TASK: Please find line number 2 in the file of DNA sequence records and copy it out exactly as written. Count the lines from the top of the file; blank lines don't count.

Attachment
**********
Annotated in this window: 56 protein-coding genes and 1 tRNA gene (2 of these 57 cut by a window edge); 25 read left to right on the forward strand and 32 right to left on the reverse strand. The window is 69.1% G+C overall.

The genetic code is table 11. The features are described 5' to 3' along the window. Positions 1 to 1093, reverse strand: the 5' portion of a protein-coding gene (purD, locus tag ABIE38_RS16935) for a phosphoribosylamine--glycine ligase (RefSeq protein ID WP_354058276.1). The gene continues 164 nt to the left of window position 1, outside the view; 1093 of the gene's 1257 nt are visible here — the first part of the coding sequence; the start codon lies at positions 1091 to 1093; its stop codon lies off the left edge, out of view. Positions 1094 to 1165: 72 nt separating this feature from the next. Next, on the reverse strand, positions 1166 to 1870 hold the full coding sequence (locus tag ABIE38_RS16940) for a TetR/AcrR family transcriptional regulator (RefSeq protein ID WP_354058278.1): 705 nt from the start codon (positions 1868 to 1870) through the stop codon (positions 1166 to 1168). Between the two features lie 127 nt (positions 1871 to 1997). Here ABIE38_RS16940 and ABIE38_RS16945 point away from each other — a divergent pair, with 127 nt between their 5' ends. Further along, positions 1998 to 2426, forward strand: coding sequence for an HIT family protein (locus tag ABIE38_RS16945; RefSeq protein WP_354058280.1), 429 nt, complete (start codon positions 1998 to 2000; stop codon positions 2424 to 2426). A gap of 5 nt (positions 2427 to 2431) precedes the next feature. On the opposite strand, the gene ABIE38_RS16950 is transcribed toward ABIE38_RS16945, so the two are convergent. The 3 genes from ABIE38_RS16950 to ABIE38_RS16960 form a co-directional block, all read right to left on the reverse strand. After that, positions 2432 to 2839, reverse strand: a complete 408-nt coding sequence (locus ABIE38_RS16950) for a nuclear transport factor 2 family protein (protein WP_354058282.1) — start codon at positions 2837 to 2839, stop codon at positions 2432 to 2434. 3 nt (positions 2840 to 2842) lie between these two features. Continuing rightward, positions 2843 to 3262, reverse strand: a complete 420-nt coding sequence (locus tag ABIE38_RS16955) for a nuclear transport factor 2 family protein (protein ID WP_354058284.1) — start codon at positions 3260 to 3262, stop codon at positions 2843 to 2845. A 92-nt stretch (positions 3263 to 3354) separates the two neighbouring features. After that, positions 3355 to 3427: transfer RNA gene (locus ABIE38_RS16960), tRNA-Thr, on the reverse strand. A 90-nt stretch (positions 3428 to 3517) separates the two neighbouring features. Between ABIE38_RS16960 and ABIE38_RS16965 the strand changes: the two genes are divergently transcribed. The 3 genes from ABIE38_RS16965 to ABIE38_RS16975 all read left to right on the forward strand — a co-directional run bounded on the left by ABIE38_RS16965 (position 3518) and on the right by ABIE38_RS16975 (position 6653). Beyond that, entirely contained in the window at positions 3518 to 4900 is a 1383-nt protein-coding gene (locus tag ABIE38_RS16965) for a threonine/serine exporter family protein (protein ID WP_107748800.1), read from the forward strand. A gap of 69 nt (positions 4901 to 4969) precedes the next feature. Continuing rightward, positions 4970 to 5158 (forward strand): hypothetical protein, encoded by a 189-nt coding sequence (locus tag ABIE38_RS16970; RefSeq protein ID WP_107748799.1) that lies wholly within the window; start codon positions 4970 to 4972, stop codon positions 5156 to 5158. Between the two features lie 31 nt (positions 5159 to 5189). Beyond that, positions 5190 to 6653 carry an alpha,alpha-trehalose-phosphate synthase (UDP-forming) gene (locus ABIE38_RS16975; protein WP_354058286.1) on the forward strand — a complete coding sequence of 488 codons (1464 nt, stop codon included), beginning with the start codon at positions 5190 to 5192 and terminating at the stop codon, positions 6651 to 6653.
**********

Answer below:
The genetic code is table 11. The features are described 5' to 3' along the window. Positions 1 to 1093, reverse strand: the 5' portion of a protein-coding gene (purD, locus tag ABIE38_RS16935) for a phosphoribosylamine--glycine ligase (RefSeq protein ID WP_354058276.1). The gene continues 164 nt to the left of window position 1, outside the view; 1093 of the gene's 1257 nt are visible here — the first part of the coding sequence; the start codon lies at positions 1091 to 1093; its stop codon lies off the left edge, out of view. Positions 1094 to 1165: 72 nt separating this feature from the next. Next, on the reverse strand, positions 1166 to 1870 hold the full coding sequence (locus tag ABIE38_RS16940) for a TetR/AcrR family transcriptional regulator (RefSeq protein ID WP_354058278.1): 705 nt from the start codon (positions 1868 to 1870) through the stop codon (positions 1166 to 1168). Between the two features lie 127 nt (positions 1871 to 1997). Here ABIE38_RS16940 and ABIE38_RS16945 point away from each other — a divergent pair, with 127 nt between their 5' ends. Further along, positions 1998 to 2426, forward strand: coding sequence for an HIT family protein (locus tag ABIE38_RS16945; RefSeq protein WP_354058280.1), 429 nt, complete (start codon positions 1998 to 2000; stop codon positions 2424 to 2426). A gap of 5 nt (positions 2427 to 2431) precedes the next feature. On the opposite strand, the gene ABIE38_RS16950 is transcribed toward ABIE38_RS16945, so the two are convergent. The 3 genes from ABIE38_RS16950 to ABIE38_RS16960 form a co-directional block, all read right to left on the reverse strand. After that, positions 2432 to 2839, reverse strand: a complete 408-nt coding sequence (locus ABIE38_RS16950) for a nuclear transport factor 2 family protein (protein WP_354058282.1) — start codon at positions 2837 to 2839, stop codon at positions 2432 to 2434. 3 nt (positions 2840 to 2842) lie between these two features. Continuing rightward, positions 2843 to 3262, reverse strand: a complete 420-nt coding sequence (locus tag ABIE38_RS16955) for a nuclear transport factor 2 family protein (protein ID WP_354058284.1) — start codon at positions 3260 to 3262, stop codon at positions 2843 to 2845. A 92-nt stretch (positions 3263 to 3354) separates the two neighbouring features. After that, positions 3355 to 3427: transfer RNA gene (locus ABIE38_RS16960), tRNA-Thr, on the reverse strand. A 90-nt stretch (positions 3428 to 3517) separates the two neighbouring features. Between ABIE38_RS16960 and ABIE38_RS16965 the strand changes: the two genes are divergently transcribed. The 3 genes from ABIE38_RS16965 to ABIE38_RS16975 all read left to right on the forward strand — a co-directional run bounded on the left by ABIE38_RS16965 (position 3518) and on the right by ABIE38_RS16975 (position 6653). Beyond that, entirely contained in the window at positions 3518 to 4900 is a 1383-nt protein-coding gene (locus tag ABIE38_RS16965) for a threonine/serine exporter family protein (protein ID WP_107748800.1), read from the forward strand. A gap of 69 nt (positions 4901 to 4969) precedes the next feature. Continuing rightward, positions 4970 to 5158 (forward strand): hypothetical protein, encoded by a 189-nt coding sequence (locus tag ABIE38_RS16970; RefSeq protein ID WP_107748799.1) that lies wholly within the window; start codon positions 4970 to 4972, stop codon positions 5156 to 5158. Between the two features lie 31 nt (positions 5159 to 5189). Beyond that, positions 5190 to 6653 carry an alpha,alpha-trehalose-phosphate synthase (UDP-forming) gene (locus ABIE38_RS16975; protein WP_354058286.1) on the forward strand — a complete coding sequence of 488 codons (1464 nt, stop codon included), beginning with the start codon at positions 5190 to 5192 and terminating at the stop codon, positions 6651 to 6653.